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Composition and Fatty Acid Distribution of Bovine Milk Phospholipids from Processed Milk Products

Gallier, Sophie, Gragson, Derek, Cabral, Charles, Jimenez-Flores, Rafael, Everett, David W.
Journal of agricultural and food chemistry 2010 v.58 no.19 pp. 10503–10511
dried milk, centrifugation, sphingomyelins, homogenized milk, homogenization, raw milk, fatty acid composition, spray drying, phosphatidylcholines, milk composition, solid phase extraction, food processing, milk production, processed foods, churning, cream, buttermilk, pasteurized milk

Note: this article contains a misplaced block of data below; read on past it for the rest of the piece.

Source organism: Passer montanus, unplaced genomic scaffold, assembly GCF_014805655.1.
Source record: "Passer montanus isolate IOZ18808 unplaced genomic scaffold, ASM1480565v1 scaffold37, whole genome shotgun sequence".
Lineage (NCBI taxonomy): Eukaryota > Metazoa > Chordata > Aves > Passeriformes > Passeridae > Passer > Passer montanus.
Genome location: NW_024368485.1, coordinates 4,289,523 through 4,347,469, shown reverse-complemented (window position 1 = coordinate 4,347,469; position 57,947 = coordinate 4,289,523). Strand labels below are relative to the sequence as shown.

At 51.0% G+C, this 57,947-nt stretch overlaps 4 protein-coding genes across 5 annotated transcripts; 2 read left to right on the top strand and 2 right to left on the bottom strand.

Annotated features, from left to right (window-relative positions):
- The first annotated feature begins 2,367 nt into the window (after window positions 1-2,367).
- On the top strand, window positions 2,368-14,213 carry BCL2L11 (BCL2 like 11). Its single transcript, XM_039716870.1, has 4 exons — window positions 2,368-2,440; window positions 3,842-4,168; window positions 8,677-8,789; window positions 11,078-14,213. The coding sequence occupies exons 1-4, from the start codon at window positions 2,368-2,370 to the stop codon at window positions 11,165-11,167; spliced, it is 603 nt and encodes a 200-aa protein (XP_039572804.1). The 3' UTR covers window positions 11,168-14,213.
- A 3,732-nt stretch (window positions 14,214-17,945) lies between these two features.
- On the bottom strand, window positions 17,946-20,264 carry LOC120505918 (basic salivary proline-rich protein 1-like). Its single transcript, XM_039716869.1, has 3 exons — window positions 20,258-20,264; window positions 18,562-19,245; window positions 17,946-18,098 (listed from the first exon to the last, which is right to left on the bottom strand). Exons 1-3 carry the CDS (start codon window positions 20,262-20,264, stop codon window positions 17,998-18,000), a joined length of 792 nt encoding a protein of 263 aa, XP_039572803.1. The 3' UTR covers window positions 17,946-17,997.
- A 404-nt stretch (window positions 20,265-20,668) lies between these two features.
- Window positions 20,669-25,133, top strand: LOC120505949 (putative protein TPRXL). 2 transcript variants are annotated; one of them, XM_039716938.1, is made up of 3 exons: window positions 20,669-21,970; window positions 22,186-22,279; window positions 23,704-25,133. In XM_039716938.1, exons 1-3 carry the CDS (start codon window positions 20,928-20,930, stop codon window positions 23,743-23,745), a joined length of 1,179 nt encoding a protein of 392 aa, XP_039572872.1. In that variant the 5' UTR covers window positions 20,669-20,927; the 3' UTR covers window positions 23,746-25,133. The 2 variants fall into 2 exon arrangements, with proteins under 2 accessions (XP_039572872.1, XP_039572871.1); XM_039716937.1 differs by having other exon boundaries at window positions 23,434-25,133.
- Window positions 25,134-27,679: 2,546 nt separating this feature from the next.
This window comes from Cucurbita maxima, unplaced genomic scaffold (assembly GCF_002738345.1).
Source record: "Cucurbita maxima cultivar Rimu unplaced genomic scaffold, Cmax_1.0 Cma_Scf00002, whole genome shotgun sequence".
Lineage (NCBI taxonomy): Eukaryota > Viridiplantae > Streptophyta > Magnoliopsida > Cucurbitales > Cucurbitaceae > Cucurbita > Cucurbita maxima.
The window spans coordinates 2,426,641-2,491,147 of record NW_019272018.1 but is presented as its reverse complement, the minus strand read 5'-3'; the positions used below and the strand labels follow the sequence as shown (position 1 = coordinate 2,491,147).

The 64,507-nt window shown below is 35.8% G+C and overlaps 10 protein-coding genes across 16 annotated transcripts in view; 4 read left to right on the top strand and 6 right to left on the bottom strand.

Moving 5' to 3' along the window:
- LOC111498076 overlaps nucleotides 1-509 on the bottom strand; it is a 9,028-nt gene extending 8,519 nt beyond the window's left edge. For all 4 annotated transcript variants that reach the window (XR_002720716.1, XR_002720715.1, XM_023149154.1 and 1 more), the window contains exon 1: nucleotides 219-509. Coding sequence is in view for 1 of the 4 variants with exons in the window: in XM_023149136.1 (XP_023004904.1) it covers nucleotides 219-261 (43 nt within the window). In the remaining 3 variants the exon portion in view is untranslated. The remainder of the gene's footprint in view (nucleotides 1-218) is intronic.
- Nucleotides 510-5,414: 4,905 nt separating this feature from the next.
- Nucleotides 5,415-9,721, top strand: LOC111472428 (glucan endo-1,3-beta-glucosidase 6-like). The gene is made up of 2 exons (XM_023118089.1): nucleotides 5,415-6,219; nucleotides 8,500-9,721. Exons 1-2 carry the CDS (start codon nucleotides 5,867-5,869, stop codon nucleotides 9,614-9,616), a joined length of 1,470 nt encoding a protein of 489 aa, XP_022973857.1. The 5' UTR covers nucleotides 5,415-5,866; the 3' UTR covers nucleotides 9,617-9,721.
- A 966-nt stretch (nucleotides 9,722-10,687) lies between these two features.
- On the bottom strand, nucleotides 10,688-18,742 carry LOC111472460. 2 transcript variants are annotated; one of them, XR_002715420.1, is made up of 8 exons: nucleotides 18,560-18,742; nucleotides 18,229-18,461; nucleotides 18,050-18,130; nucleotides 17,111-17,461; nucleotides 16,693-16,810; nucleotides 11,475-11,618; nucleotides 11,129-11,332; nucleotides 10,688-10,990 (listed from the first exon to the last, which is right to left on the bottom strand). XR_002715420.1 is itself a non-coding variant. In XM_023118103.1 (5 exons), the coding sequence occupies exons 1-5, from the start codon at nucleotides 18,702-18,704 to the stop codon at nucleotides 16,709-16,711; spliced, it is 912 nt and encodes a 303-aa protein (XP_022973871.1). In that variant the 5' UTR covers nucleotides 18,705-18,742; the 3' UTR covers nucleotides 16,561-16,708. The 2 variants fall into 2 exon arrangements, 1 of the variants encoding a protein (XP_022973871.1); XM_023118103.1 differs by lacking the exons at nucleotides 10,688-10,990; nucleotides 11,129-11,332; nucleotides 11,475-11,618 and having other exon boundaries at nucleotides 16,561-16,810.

The aim of this work was to assess the accuracy of different extraction methods of phospholipids and to measure the effect that processing has on phospholipid composition. Four methods of extracting phospholipids from buttermilk powder were compared to optimize recovery of sphingomyelin. Using the optimal method, the phospholipid profile of four dairy products (raw milk, raw cream, homogenized and pasteurized milk, and buttermilk powder) was determined. A total lipid extraction by the Folch method followed by a solid-phase extraction using the Bitman method was the most efficient technique to recover milk sphingomyelin. Milk processing (churning, centrifuging, homogenization, spray-drying) affected the profile of milk phospholipids, leading to a loss of sphingomyelin and phosphatidylcholine after centrifugation for cream separation. A corresponding decrease in the saturation content of the raw cream phospholipids and a loss of phosphatidylethanolamine after spray-drying to produce buttermilk powder were also observed.